Since Rudy Giuliani claimed to Fox News’ Sean Hannity last week that President Donald Trump reimbursed Michael Cohen for his hush money to porn actress Stormy Daniels, the former New York City mayor’s explanation of the matter has evolved several times over.
Giuliani, a new addition to Trump’s personal legal team, has twisted himself into a pretzel since his initial comments on Daniels, changing his story on Trump’s knowledge of the payment and offering conflicting story lines on why the hush agreement with Daniels was arranged.
With Giuliani appearing on television left and right, it’s hard to keep track of his comments, so we’ve pulled them together into one handy guide:
What Trump knew and when
During his initial appearance on Fox News’ “Hannity,” Giuliani said that Trump “did know about the general arrangement, that Michael would take care of things like this” but that Trump was unaware of the “specifics.” Hannity reminded Giuliani that Cohen previously said he made the payment on his own, to which Giuliani replied that he had “no reason to dispute that recollection.” Giuliani did not offer a specific time at which Trump new about the payments to Hannity, but he suggested that the President knew about some kind of arrangement with Cohen before the payment became public.
Rudy: Yes, Trump paid Cohen back the $130k.
Hannity: But wait, the President didn’t know about.
Rudy: Well … pic.twitter.com/4ltYwBZwh2
— Josh Marshall (@joshtpm) May 3, 2018
The next morning, Giuliani told “Fox and Friends” that Trump didn’t know the details of the payment until about two weeks prior. This claim came after the hosts noted that Trump previously claimed that he was unaware of Cohen’s arrangement with Daniels.
On Friday of last week, Giuliani set out to clean up the comments he made on Wednesday and Thursday. He claimed that he never tried to reveal when Trump knew about the payment to Daniels.
“My references to timing were not describing my understanding of the President’s knowledge, but instead, my understanding of these matters,” he said in the statement.
ABC’s George Stephanopoulos pressed Giuliani on Trump’s knowledge of the payment on Sunday, asking the former mayor if Trump learned about the payment to Daniels soon after the election.
“At some point, yes, but it could have been recently, it could have been awhile back. Those are the facts that we’re still working on and that, you know, may be in a little bit of dispute. This is more rumor than anything else,” Giuliani said on ABC’s “This Week.”
Stephanopoulos noted that Giuliani told Buzzfeed News that Cohen told Trump about the payment after the election.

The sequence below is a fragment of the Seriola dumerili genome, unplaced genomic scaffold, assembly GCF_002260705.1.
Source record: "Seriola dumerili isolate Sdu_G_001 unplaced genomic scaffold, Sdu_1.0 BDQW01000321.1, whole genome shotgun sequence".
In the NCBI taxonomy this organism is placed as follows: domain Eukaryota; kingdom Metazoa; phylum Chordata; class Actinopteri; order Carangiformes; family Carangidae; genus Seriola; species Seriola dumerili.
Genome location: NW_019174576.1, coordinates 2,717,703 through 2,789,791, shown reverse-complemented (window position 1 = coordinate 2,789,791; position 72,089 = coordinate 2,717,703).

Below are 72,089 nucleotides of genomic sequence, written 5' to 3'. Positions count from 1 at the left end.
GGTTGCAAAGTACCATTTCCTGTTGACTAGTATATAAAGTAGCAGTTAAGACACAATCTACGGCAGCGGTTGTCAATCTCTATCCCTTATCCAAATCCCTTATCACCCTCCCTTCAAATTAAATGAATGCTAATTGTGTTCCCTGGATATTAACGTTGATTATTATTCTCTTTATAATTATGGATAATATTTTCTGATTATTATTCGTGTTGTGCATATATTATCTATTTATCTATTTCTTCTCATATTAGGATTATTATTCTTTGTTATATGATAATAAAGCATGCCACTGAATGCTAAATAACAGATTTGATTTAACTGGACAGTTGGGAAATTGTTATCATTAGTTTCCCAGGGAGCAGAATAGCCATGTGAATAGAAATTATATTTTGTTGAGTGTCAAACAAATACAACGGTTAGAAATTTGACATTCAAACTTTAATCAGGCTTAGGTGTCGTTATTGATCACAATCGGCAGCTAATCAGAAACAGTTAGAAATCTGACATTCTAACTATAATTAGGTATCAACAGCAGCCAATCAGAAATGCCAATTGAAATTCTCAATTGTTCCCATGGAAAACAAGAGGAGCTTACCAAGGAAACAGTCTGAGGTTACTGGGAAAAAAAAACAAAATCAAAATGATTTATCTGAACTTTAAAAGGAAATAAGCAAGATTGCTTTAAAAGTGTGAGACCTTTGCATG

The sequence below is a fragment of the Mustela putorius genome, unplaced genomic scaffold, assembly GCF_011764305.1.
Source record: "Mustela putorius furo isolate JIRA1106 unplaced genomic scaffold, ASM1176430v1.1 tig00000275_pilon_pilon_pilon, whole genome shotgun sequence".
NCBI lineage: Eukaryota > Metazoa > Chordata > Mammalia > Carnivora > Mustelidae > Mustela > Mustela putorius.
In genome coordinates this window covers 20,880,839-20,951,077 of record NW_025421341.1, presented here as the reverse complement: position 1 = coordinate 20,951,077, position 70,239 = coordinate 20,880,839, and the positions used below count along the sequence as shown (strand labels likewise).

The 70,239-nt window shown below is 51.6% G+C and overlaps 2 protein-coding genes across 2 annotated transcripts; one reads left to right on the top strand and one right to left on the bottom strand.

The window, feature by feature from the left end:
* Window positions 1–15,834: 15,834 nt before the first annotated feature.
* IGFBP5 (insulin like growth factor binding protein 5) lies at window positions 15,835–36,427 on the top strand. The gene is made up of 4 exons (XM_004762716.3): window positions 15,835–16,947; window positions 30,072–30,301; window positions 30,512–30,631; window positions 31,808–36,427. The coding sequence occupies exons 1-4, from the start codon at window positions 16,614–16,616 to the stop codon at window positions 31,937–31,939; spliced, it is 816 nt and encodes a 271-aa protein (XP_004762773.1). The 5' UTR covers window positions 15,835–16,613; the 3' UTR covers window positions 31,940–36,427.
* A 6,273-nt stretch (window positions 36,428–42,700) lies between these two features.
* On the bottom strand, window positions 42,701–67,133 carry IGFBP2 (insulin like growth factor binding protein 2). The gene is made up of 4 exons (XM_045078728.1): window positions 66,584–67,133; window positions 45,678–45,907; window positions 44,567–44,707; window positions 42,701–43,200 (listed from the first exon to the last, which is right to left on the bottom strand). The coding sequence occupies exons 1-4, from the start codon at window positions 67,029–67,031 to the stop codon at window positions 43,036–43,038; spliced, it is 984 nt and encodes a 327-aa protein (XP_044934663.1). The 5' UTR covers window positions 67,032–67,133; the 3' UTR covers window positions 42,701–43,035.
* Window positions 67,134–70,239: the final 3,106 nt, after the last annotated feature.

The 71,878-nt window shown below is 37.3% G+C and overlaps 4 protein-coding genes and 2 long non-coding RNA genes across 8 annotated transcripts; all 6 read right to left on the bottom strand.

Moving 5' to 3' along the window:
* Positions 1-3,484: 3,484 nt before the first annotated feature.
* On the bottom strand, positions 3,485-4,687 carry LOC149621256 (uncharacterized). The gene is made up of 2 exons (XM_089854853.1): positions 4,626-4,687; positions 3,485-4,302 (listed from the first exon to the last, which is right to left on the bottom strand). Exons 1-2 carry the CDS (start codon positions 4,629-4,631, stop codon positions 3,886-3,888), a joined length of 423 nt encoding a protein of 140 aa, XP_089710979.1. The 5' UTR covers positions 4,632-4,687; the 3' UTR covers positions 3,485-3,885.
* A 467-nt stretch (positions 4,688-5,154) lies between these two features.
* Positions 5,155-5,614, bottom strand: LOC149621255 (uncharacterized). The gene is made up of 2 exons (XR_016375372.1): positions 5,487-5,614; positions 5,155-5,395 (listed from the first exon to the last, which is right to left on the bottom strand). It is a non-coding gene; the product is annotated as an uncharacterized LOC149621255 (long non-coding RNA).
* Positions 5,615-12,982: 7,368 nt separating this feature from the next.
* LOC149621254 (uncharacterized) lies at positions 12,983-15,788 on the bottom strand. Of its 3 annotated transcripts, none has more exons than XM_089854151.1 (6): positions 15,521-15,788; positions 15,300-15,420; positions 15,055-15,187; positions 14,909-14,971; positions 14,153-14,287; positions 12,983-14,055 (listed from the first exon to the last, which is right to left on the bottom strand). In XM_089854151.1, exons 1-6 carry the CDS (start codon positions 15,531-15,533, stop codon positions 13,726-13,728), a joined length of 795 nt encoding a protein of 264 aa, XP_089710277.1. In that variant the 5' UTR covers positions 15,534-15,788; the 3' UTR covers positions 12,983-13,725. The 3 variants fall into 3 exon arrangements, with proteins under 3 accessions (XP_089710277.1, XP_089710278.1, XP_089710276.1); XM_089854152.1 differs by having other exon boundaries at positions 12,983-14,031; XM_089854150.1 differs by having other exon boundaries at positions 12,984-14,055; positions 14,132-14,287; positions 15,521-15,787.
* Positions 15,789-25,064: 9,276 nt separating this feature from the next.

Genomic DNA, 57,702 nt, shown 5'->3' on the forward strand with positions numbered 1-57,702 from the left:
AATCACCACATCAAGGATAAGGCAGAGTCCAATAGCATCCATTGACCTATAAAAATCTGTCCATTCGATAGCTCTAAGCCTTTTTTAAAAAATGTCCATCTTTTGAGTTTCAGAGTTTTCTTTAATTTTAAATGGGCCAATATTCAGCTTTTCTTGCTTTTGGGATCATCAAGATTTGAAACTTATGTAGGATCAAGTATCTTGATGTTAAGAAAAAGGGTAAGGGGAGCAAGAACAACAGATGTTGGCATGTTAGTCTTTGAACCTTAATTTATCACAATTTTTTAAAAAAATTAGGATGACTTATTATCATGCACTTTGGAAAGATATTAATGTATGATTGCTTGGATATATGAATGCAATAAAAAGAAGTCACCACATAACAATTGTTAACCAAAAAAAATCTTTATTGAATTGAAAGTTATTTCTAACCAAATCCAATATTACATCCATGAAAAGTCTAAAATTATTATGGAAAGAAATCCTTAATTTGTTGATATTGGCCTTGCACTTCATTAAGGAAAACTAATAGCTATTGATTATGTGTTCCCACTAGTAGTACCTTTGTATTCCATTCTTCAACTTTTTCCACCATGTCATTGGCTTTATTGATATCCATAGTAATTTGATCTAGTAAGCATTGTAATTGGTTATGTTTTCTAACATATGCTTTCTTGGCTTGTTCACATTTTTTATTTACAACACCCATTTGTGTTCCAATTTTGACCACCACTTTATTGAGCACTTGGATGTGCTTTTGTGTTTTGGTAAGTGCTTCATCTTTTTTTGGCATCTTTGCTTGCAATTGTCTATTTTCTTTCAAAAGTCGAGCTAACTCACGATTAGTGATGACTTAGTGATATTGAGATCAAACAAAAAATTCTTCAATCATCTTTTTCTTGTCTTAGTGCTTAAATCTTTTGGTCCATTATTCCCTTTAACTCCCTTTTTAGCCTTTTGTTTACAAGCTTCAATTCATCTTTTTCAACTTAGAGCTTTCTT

“That’s one of the possibilities, and one of the rumors,” Giuliani replied.
Campaign finance implications
Giuliani’s initial comments to Hannity appeared to be an effort to dispel any notion that Cohen violated campaign finance law. He told the Fox News host that the payment was “not campaign money” and that there was “no campaign violation” because Trump repaid Cohen.
Giuliani told “Fox and Friends” the next day that Trump’s reimbursement did not violate campaign finance law because it was for “personal reasons.”
“The president had been hurt personally, not politically, personally so much, and the first lady, by some of the false allegations that one more false allegation, six years old, I think he was trying to help the family,” Giuliani said.
Yet later in that same interview, Giuliani slipped and asked the “Fox and Friends” hosts to imagine if the Stormy Daniels allegations had come out before the election, suggesting Cohen made the payment to help the Trump campaign.
“Imagine if that came out on Oct. 15, 2016 in the middle of the last debate with Hillary Clinton,” Giuliani said. “Cohen didn’t even ask. Cohen made it go away. He didn’t even ask.”
In his Friday statement, Giuliani attempted to clean up the mess he made on “Fox and Friends,” insisting that the payment was made to protect Trump’s family and that the arrangement would have been made whether or not Trump was running for President.
Structure of the payments
Giuliani first simply said that Trump repaid Cohen without offering many details. He described Trump’s payment to Cohen as a “retainer” and told Hannity the President repaid Cohen “over the period of several months,” but he did not offer details on the size of Trump’s payment to Cohen.
Giuliani then told the New York Times that Trump made monthly payments to Cohen after the election of $35,000, totaling somewhere between $460,000 and $470,000.
He told Buzzfeed News that he was “almost certain that there wasn’t an itemized bill,” suggesting Trump did not know what the payments were for, and that Trump paid Cohen enough for him to profit.
Giuliani told the Washington Post the next day that Trump paid Cohen throughout 2017 and possibly into 2018.
Did Trump approve Giuliani’s media blitz?
It’s clear that Giuliani made a concerted effort to rework the narrative on Trump’s involvement in the Stormy Daniels payment, but it’s unclear just how many details he gave Trump about his approach.
The same night he first spoke with Hannity, Giuliani told the Wall Street Journal that he had spoken with the President about his plan to discuss the payment, but said he did not tell Trump when exactly he would do so. Despite this, Giuliani insisted to the Wall Street Journal that Trump was “very pleased” with his Hannity interview.
The day after Giuliani’s Hannity interview, however, Trump suggested that his new lawyer didn’t get everything right.
“I will tell you this, when Rudy made the statement, Rudy’s great, but Rudy had just started, and he wasn’t totally familiar with everything,” Trump told reporters outside the White House Thursday.
Trump says Rudy Giuliani just started and “he’ll get his facts straight” pic.twitter.com/Mxju5SfwEY
— David Taintor (@davidtaint) May 4, 2018